Can a Living Wage Improve Production?

Authored by Anna Kallschmidt

Some international clothing brands such as H&M, Continental Clothing and Mini Rodini have committed to paying workers a living wage. While the companies plan to expand their mission, critics argue that there are many barriers preventing organizations from implementing livable wages for supplier factories’ employees in developing countries. These obstacles include increasing the cost of products for customers, decreasing rates of employment, and increasing the replacement of workers with automation.

This dilemma is especially salient in the Indian garment export sector, where inequalities are so drastic that some workers have reported a month’s wages could not purchase a garment they created. Even so, the garment factor has proven vital to India’s economic growth. While research on living wages has grown in the United Kingdom, United States, and New Zealand, developing countries are drastically under researched. GLOW researcher Dr. Bimal Arora has proposed a study to examine the perspectives on living wages and the capabilities for them in this sector. 

Dr. Arora’s proposed study aims to address the relevant United Nations’ Sustainable Development Goals (SDG) numbers 1 and 8: 1. Ending poverty in all of its forms everywhere, 8. Promoting sustained, inclusive, and sustainable economic growth, full and productive employment, and decent work for all people. Arguably, since the majority of these textile labor workers are female, SDG number 5 is also addressed, which is achieving gender equality for all women and girls.

However, Dr. Arora’s study will not only focus on examining international brands, developing country suppliers, and public policy and stakeholder perspectives on living wages. He will also investigate how improved employment practices can be implemented to create better-organized production systems, increased organizational commitment and productivity from workers, and opportunities for the development of higher-level skills. Research in these areas is vital in India because in addition to having 26% of workers living on minimum wage, Indian factories also have the lowest rate of productivity and reliability, on-time delivery, and quality, among other developing countries. This results in low-quality employment, which merits a high turnover of workers, costing the organizations recruitment costs, and solidifying the workers’ location in poverty traps.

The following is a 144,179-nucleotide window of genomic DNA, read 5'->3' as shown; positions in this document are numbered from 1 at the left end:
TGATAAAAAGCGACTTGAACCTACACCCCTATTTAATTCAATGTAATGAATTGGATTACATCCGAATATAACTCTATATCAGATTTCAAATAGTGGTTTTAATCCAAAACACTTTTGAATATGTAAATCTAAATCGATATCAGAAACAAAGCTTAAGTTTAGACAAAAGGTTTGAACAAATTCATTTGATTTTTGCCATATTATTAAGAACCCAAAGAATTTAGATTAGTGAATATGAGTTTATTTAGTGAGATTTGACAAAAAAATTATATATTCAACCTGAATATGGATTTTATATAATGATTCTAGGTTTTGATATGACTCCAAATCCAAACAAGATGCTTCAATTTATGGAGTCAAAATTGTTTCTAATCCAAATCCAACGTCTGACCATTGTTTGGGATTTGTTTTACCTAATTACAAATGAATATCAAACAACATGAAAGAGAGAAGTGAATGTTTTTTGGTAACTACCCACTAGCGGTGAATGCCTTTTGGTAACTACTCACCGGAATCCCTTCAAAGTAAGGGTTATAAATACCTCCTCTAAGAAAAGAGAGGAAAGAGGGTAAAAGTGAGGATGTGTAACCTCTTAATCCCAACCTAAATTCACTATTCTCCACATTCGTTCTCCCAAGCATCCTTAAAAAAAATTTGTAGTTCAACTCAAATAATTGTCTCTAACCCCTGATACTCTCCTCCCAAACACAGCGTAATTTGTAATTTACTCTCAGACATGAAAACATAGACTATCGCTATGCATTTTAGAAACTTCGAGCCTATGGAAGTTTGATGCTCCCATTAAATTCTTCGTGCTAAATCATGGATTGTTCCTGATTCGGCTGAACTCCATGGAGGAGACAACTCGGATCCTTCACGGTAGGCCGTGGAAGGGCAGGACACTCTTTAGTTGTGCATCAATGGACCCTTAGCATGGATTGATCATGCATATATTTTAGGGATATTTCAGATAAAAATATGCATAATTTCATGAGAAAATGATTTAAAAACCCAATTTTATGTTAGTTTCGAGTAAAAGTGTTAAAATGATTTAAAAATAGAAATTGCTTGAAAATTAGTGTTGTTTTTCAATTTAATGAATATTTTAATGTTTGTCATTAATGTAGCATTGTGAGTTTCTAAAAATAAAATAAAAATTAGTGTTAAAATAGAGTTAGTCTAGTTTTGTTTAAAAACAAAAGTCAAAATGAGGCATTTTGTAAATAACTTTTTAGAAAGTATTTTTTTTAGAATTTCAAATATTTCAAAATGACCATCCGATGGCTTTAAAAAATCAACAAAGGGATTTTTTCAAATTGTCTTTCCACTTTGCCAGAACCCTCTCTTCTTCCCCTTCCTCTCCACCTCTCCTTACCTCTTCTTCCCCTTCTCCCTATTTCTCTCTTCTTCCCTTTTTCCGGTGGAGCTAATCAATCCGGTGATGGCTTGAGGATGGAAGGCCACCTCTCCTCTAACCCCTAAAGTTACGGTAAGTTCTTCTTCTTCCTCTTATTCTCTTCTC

Lastly, Dr. Arora will also research the links between wages and the prices of products offered by international brands to suppliers, in order to address the argument that paying workers a living wage would increase production costs. Dr. Arora intends to utilize Amartya Sen’s Capabilities Approach for this study. This framework posits that poverty is relative to the achievement of capabilities, such as the ability to live a life one believes is valuable and where capabilities are a matter of choice. Therefore, this study will measure a living wage in contextual, temporal, human, and social attributes, such as the ability to read and earn an education, live a healthy life with the capacity for movement, and the opportunity to engage both in civil and work life.

Dr. Arora is currently trying to raise funds for the study. Interested GLOW community members may contact him at to join the study in India, or for the more broad goal of comparative research in the garment and textiles sector and beyond. Additionally, Dr. Arora urges the GLOW community to start focusing in developing countries, as that will help generate new data and insights for theory building in this important area of research and policy.

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